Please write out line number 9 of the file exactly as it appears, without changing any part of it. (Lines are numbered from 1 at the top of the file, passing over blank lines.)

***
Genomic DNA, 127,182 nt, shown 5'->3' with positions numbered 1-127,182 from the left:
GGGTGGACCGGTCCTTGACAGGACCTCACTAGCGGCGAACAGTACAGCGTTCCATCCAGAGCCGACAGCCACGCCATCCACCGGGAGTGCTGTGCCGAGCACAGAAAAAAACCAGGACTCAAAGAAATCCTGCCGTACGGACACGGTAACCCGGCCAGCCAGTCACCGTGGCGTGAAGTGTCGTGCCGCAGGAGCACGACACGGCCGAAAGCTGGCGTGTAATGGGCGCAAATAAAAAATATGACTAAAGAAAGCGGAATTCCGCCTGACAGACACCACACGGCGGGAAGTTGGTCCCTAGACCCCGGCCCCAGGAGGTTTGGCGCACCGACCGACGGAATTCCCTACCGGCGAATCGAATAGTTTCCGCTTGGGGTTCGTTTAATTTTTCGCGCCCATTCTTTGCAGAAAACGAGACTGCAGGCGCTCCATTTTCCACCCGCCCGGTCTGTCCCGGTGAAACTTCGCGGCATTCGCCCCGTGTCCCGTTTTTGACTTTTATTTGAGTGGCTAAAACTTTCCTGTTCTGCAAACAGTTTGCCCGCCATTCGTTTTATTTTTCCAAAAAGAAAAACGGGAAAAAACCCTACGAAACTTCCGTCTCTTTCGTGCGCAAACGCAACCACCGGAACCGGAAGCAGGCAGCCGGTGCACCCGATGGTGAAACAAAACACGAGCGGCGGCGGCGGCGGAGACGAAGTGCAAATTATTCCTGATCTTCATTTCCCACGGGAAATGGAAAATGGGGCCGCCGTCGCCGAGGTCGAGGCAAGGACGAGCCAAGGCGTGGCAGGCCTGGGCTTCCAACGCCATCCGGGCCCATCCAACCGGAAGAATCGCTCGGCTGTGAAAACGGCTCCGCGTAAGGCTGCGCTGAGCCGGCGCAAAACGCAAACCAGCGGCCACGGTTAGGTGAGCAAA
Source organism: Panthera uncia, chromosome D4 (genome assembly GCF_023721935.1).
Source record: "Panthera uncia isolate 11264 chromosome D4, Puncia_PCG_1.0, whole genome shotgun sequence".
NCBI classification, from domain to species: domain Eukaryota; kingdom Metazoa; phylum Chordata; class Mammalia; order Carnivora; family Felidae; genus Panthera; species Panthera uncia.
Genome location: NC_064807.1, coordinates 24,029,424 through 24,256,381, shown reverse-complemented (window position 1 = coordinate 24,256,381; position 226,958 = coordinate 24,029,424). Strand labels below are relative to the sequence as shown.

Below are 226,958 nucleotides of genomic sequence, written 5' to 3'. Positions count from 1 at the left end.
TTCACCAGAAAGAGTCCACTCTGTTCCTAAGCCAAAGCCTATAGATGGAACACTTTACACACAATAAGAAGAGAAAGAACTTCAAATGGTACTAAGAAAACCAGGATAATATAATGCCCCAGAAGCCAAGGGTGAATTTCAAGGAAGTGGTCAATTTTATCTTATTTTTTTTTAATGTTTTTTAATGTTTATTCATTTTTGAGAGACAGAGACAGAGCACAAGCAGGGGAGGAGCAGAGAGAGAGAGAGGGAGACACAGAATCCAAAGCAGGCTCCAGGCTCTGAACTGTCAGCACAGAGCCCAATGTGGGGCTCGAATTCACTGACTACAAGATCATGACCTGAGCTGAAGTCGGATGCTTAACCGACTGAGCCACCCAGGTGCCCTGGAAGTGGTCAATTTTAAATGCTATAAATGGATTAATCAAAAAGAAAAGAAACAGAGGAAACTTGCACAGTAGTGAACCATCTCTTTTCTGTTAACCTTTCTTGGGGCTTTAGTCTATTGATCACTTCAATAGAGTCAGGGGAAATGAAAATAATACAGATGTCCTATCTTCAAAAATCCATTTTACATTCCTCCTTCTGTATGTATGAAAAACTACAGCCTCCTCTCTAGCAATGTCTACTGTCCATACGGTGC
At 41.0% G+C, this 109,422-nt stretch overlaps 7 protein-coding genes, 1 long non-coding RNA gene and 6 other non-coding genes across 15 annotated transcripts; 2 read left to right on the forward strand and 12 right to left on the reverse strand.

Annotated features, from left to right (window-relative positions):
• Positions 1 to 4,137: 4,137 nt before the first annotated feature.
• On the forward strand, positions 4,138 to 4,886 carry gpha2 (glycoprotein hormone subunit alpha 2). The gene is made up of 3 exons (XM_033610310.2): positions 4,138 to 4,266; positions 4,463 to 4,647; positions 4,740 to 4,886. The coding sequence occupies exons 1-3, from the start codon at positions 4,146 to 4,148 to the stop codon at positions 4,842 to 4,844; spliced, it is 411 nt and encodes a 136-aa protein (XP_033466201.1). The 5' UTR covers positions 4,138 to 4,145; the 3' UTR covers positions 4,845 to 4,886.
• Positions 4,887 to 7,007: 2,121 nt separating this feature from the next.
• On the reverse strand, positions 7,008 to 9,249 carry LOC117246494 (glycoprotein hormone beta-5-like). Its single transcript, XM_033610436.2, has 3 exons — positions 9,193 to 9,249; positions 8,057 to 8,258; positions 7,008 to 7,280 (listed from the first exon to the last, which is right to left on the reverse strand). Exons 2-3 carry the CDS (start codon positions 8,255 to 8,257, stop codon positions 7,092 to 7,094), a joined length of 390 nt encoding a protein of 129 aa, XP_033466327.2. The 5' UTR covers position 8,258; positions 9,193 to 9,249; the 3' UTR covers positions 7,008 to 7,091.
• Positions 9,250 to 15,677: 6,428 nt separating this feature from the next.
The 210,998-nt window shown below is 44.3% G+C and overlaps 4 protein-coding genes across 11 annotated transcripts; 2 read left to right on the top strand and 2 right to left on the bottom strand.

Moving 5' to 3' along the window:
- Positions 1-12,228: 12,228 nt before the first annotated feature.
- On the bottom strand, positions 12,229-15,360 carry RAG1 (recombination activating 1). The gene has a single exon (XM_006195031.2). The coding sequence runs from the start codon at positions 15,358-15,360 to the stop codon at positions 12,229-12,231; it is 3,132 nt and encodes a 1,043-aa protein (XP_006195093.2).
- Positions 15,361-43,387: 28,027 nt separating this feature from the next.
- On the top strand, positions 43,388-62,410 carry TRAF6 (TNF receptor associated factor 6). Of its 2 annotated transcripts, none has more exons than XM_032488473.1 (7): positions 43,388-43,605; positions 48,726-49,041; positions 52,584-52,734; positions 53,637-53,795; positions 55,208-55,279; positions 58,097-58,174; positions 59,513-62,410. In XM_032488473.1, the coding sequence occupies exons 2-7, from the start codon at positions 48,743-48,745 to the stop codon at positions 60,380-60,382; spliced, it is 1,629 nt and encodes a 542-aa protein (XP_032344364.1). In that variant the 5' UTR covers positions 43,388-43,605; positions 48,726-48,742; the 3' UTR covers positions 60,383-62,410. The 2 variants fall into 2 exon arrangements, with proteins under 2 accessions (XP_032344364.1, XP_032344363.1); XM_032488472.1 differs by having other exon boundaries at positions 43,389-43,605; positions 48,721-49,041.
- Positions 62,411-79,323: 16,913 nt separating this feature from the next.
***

At 41.0% G+C, this 109,422-nt stretch overlaps 7 protein-coding genes, 1 long non-coding RNA gene and 6 other non-coding genes across 15 annotated transcripts; 2 read left to right on the forward strand and 12 right to left on the reverse strand.